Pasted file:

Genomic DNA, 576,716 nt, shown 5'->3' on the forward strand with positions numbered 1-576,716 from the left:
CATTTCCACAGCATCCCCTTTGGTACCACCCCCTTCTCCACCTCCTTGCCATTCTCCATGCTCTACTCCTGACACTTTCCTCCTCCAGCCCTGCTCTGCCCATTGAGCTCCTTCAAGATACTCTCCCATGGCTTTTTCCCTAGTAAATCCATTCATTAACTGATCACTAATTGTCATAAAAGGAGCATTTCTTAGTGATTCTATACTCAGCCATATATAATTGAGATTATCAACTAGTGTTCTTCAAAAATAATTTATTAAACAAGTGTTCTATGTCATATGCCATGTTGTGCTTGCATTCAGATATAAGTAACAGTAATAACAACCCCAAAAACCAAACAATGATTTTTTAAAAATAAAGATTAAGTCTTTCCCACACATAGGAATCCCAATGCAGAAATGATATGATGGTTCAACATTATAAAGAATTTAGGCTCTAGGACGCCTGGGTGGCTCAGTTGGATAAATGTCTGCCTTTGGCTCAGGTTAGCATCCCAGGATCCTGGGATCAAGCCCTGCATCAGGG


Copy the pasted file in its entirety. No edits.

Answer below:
Genomic DNA, 576,716 nt, shown 5'->3' on the forward strand with positions numbered 1-576,716 from the left:
CATTTCCACAGCATCCCCTTTGGTACCACCCCCTTCTCCACCTCCTTGCCATTCTCCATGCTCTACTCCTGACACTTTCCTCCTCCAGCCCTGCTCTGCCCATTGAGCTCCTTCAAGATACTCTCCCATGGCTTTTTCCCTAGTAAATCCATTCATTAACTGATCACTAATTGTCATAAAAGGAGCATTTCTTAGTGATTCTATACTCAGCCATATATAATTGAGATTATCAACTAGTGTTCTTCAAAAATAATTTATTAAACAAGTGTTCTATGTCATATGCCATGTTGTGCTTGCATTCAGATATAAGTAACAGTAATAACAACCCCAAAAACCAAACAATGATTTTTTAAAAATAAAGATTAAGTCTTTCCCACACATAGGAATCCCAATGCAGAAATGATATGATGGTTCAACATTATAAAGAATTTAGGCTCTAGGACGCCTGGGTGGCTCAGTTGGATAAATGTCTGCCTTTGGCTCAGGTTAGCATCCCAGGATCCTGGGATCAAGCCCTGCATCAGGG